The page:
Universal Windings Company was formed in the 1893 by Joseph Leeson to
manufacture machinery to put yarn onto patented bobbins designed by himself.
They moved to Cranston, Rhode Island in 1914, building a large manufacturing
facility there. The company trademark was the "Leesona" brand
machines and bobbins. Initially
concentrating on machinery for the textile industry they adapted their
machinery to be able to make electrical windings for such items as radios
and electic motors.
(left) The No. 60 Winding Machine is typical of the kinds of products made by Univerasal Windings. This machine was used for doubling multi-end packages of cotton, woollen or worsted yarns.
The machines wound the yarns around patented bobbins called 'Roto-Coners' (right)
Customers of Universal "Leesona" brand machines produced yarn spools like this -
During the First World War Universal Windings manufactured a variety
of products for the war effort including the hulls for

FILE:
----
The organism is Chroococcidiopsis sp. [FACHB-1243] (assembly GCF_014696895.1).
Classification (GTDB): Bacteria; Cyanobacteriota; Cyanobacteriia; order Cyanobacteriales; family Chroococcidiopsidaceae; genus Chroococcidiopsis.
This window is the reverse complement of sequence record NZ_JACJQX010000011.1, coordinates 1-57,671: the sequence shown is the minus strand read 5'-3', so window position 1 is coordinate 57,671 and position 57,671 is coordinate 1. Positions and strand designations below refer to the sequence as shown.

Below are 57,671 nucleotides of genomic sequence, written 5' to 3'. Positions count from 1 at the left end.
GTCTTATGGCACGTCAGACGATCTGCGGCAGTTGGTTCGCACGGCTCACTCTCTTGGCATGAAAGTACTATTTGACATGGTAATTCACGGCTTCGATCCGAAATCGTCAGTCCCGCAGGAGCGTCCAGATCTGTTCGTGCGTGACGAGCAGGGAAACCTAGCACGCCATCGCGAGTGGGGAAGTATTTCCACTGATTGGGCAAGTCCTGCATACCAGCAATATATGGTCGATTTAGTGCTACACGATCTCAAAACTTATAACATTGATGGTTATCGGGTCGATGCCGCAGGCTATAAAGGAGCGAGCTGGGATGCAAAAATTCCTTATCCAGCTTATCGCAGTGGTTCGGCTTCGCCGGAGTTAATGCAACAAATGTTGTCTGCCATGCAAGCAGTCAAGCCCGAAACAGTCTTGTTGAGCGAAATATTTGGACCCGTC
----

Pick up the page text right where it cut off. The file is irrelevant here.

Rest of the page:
hand - grenades which were produced in the foundry. These Government contracts
continued after the war period and included making items such as radios,
aircraft undercarriages, parachutes and weapons parts.
Piling hand grenade hulls circa 1918.
The heavy engineering and foundry capabilities all to be found on one site, plus experience working for the Ordnance Dept. attracted Johnson Automatics in 1940 to use Universal Windings and their "Cranston Arms" subsidiary as their production facility.
Universal Windings also sub-contracted to Underwood Elliott Fisher Co. to make parts for the M1 Carbine. These parts included Receivers, Bolts, Operating Slides and Hammers. Carbine collectors will recognise the 'W-U' code used by Universal Windings to code their parts.